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Book Review:
The Starbucks Experience
Joseph Michelli’s new book gives readers a unique insight into one of America’s strongest brands and it got there.
The Starbucks Experience by Joseph Michelli

There have been several books written about Starbucks, but none are more practical for the restaurant operator than The Starbucks Experience (McGraw Hill, $21.95) by Joseph Michelli.

Although the manuscript was read by Starbucks officials before publication, the well-written business book objectively illustrates how the coffeehouse turned ordinary into extraordinary. The Starbucks Experience should be required reading for any operator who hopes to emulate the chain’s 13,000 locations around the globe or annual sales of $7.8 billion (Starbucks 2006 figures).

Says the Library Journal: “Readers will discover a rich mix of ideas and techniques that will help them apply the Starbucks vision, creativity, and leadership to their own careers, workplaces, and companies. Michelli shares fascinating information.”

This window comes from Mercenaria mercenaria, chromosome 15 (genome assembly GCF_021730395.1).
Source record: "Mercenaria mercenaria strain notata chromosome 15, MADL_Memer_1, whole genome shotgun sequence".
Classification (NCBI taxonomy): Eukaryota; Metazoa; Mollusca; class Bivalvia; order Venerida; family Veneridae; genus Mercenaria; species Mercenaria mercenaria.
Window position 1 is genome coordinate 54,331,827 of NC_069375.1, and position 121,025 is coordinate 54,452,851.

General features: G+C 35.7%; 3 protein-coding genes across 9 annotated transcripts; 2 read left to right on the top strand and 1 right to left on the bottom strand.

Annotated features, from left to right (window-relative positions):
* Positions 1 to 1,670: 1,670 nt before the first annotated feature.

Great Employees Make the Difference

The Starbucks name is synonymous with coffee. Forty millions customers visit each week and the most loyal customer visits “their” Starbucks store 18 times per month. Employee turnover is 250 percent lower than the industry average. That’s not an accident.

“Legendary service comes from a genuine desire and effort to exceed what the customer expects,” Michelli writes. “Repeatedly, customers have shared experiences of Starbucks partners doing the extraordinary—making a connection well beyond some formulaic greeting.”

“One of the reasons that Starbucks employees are often so pleasant and helpful is that Starbucks is a great company to work for,” says Starbucks partner Joy Wilson in The Starbucks Experience. “It takes care of employees and treats us with respect. That mind-set trickles down from the executives to the thousands of baristas worldwide.”

According to the book, leaders create a unique culture for employees in which empowerment, entrepreneurship, quality, and service define the values. As an example of this leadership style, Michelli recounts how when employees brought up the lack of paid leave for adoptive parents, Starbucks leadership responded by providing this parent group a two-week benefit.

“If leaders expect staff to meet and exceed the expectations of their customers, those same leaders must respond to concerns and exceed expectations on behalf of their staff,” Michelli writes.

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